Hyundai’s electric vehicles, the Ioniq Electric and Kona Electric, are already established as among the top few most efficient EVs. And Hyundai's hybrid models like the 2020 Hyundai Sonata Hybrid that's reaching dealerships soon, with an EPA combined rating of up to 52 mpg, are right up there on the leaderboard as well.

The automaker's philosophy doesn't distill down to a certain "secret sauce" approach to getting such great efficiency returns, more a bit-by-bit approach. One such example is Hyundai’s work in making the most out of the least battery weight—whether that relates to EVs or hybrids. Its latest hybrid, the 2020 Hyundai Sonata Hybrid, comes with some innovative battery packaging that gets rid of the old 28-pound, 12-volt lead-acid accessory battery that was used up until this year. 

2020 Hyundai Sonata Hybrid

2020 Hyundai Sonata Hybrid

The 2020 Sonata Hybrid follows the lead of the Ioniq hybrid (and closely related Kia Niro hybrid) in adopting an arrangement that essentially builds the accessory battery onto the hybrid system battery. The added module is a continuation of the same form factor and intended to last the life of the vehicle.

To think about the packaging of Hyundai’s new-generation hybrid accessory battery, at the presentation of the Ioniq hybrid a few years ago one engineer compared it to the partition of a hard drive dedicated to a different task. 

It’s a leap ahead for the sake of packaging, and weight savings, as well as periodic checks for terminal corrosion and all the cautions associated with swapping lead-acid batteries every few years. Glass-mat batteries are a type of lead-acid battery, and while lighter and safer, they still take up about as much space.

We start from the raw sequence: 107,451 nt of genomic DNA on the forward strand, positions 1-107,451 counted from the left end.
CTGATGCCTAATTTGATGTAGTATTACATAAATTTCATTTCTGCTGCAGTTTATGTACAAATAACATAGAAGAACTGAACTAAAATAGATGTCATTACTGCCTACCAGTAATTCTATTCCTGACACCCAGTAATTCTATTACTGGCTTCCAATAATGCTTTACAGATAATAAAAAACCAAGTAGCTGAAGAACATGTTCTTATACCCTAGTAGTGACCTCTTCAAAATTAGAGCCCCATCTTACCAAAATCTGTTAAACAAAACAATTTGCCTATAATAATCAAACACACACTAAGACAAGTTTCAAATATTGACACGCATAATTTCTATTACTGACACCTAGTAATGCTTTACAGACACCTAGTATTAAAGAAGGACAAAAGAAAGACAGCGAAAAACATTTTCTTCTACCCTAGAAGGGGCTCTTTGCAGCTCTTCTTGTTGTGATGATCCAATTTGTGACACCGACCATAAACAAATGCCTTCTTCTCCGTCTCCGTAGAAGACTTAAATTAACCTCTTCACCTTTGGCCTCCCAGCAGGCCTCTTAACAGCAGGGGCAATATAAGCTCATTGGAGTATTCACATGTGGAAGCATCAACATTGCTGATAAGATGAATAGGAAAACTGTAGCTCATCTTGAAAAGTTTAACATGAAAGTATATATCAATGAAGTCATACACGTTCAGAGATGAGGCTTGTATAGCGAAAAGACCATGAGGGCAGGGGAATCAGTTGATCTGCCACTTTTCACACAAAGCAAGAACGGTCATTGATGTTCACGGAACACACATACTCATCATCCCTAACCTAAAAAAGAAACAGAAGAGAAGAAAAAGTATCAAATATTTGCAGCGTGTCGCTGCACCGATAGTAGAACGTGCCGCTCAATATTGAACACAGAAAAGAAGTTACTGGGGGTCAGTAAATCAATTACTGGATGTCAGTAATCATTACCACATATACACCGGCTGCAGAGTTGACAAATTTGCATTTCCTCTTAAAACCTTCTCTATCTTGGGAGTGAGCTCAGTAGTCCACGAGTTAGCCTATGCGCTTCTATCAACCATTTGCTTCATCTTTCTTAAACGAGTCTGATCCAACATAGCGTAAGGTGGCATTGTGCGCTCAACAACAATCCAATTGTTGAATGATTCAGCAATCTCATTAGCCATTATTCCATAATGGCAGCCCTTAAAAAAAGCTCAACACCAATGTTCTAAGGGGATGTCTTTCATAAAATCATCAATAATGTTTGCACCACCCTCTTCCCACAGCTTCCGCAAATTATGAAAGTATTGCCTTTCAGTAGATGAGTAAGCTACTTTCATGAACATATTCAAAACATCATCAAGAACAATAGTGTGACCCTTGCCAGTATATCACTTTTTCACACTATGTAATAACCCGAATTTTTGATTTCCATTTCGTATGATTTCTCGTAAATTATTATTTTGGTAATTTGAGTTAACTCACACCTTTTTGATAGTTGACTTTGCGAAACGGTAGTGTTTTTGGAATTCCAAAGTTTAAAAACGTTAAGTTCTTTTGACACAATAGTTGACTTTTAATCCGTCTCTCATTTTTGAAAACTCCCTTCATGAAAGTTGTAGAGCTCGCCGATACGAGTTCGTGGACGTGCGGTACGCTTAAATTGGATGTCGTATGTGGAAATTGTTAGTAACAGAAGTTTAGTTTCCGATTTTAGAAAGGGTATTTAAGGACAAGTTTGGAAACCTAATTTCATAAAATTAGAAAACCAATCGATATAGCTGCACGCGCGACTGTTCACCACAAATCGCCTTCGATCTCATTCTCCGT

Although the accessory/starter battery “partition” is adjacent to the main 1.62-kwh hybrid battery, they’re fully independent. If the car’s been parked for a long time and you realize that the accessory battery is dead, you can simply press the “12V Batt Reset” button, which gives a jumper-cable-like boost of current to the smaller battery, which is almost certainly not dead as it’s reserved for the powertrain. 

With the introduction of the 2020 Sonata Hybrid, all U.S. Hyundai hybrids now include the lithium-ion accessory system, according to Jerome Gregeois, senior manager for Powertrain and Eco Technologies.

With that claim, it seems like a fair assumption to make that the technology will also carry into the 2021 Hyundai Elantra Hybrid that's due in late 2020.

2019 Hyundai Sonata Hybrid vs. 2020 Hyundai Sonata Hybrid - battery placement

2019 Hyundai Sonata Hybrid vs. 2020 Hyundai Sonata Hybrid - battery placement

In the Sonata Hybrid, the high-voltage battery and accessory battery are in a new location just ahead of the fuel tank and under the rear seat cushion. The previous Sonata Hybrid’s main battery had been under the cargo area and a conventional 12V accessory battery was stashed in a compartment on the side of the cargo area.

The new arrangement is likely convenient for the new Solar Roof System that’s included in the 2020 Sonata Hybrid Limited and can charge either of the batteries. 

Solar Roof System in 2020 Hyundai Sonata Hybrid - Portland OR, April 2020

Solar Roof System in 2020 Hyundai Sonata Hybrid - Portland OR, April 2020

This hybrid battery system is not to be confused with that of Hyundai’s electric models, the Kona Electric and Ioniq Electric. Those EVs still do have a larger-capacity lead-acid battery so that various pre-conditioning features might be powered. 

There, a system called Auxiliary Battery Saver (explained in the video below) gives the driver the option of whether or not to automatically charge up a low 12-volt battery from the main traction battery even when the car is turned off. If the feature is disabled, the press of a menu button brings the accessory battery back up to its usable range before setting out on the trip. 

Ultimately such a logic allows Hyundai to use a smaller, lighter accessory battery than they might otherwise have without the menu option. 

Although some might question the small gains, the idea of why we still need a separate ecosystem of 12-volt accessories and components might still be the bigger question—and ultimately the bigger hurdle for the industry to handle. For now we like the thinking that’s going into all these Hyundai electrified vehicles.